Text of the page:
The owner of the name should have said nothing as to his particular purpose of owning the name.
It is impossible for the law firm, or anybody, for that matter, to legitimately prove that he was receiving these emails in the first place. Never mind anything to do with just what he was doing with any information he might have come into.
In actuality, the liability of negligently transmitting confidential information via email lies with the sender. It's their own fault for not typing the email address in correctly.
If I mail confidential documents to 123 Somewhere Street, but write 125 Somewhere Street on the envelope by accident, and somehow the information gets released, whose fault is it? It would be mine as the sender! Does the occupant of 125 Somewhere Street then become guilty for having a "confusingly similar" street address?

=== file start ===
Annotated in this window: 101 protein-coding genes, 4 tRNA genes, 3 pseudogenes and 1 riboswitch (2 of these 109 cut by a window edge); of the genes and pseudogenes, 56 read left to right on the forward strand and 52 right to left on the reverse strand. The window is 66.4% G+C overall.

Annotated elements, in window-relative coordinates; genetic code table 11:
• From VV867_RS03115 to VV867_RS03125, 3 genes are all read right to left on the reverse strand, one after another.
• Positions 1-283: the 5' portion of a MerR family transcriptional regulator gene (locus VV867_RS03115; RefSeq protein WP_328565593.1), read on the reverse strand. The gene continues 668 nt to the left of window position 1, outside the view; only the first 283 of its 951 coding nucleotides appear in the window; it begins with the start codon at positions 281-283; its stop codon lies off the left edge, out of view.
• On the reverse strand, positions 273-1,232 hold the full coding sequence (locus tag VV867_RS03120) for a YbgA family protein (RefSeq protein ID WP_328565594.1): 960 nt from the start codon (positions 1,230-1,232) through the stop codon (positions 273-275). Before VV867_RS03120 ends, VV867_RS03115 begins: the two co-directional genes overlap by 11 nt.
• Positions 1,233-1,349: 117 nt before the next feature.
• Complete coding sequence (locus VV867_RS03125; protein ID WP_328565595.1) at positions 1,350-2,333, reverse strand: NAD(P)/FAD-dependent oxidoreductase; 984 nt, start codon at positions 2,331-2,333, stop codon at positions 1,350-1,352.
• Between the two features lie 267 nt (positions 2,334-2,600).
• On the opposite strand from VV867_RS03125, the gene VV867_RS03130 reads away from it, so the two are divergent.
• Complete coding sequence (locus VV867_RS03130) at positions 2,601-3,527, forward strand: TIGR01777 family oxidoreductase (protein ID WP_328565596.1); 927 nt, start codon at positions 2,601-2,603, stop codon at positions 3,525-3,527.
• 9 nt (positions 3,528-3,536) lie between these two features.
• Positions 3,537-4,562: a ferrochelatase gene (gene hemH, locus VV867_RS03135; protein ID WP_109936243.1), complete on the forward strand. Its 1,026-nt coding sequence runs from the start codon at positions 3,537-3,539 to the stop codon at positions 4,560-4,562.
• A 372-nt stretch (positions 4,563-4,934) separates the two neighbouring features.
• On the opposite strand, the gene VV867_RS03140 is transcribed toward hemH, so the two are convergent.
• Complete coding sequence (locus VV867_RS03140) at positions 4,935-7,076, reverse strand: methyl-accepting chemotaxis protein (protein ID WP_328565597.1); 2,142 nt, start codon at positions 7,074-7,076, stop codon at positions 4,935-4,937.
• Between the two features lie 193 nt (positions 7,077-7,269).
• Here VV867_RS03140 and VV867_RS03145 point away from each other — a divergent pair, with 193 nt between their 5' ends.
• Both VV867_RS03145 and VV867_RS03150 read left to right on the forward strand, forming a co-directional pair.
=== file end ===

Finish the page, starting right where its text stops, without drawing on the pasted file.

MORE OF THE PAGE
Or, if my phone number is one digit off of a lawyer's direct phone line, and someone leaves a confidential message in my voicemail, whose fault is it? The person who dialed the phone! Can my phone number then be repossessed to the lawyer for being "confusingly similar"?
I say he loses the case, but that's his own fault. We as consumers have a right to own domain names. Just because a law firm likes to ask questions, doesn't mean we're under any obligation to answer them.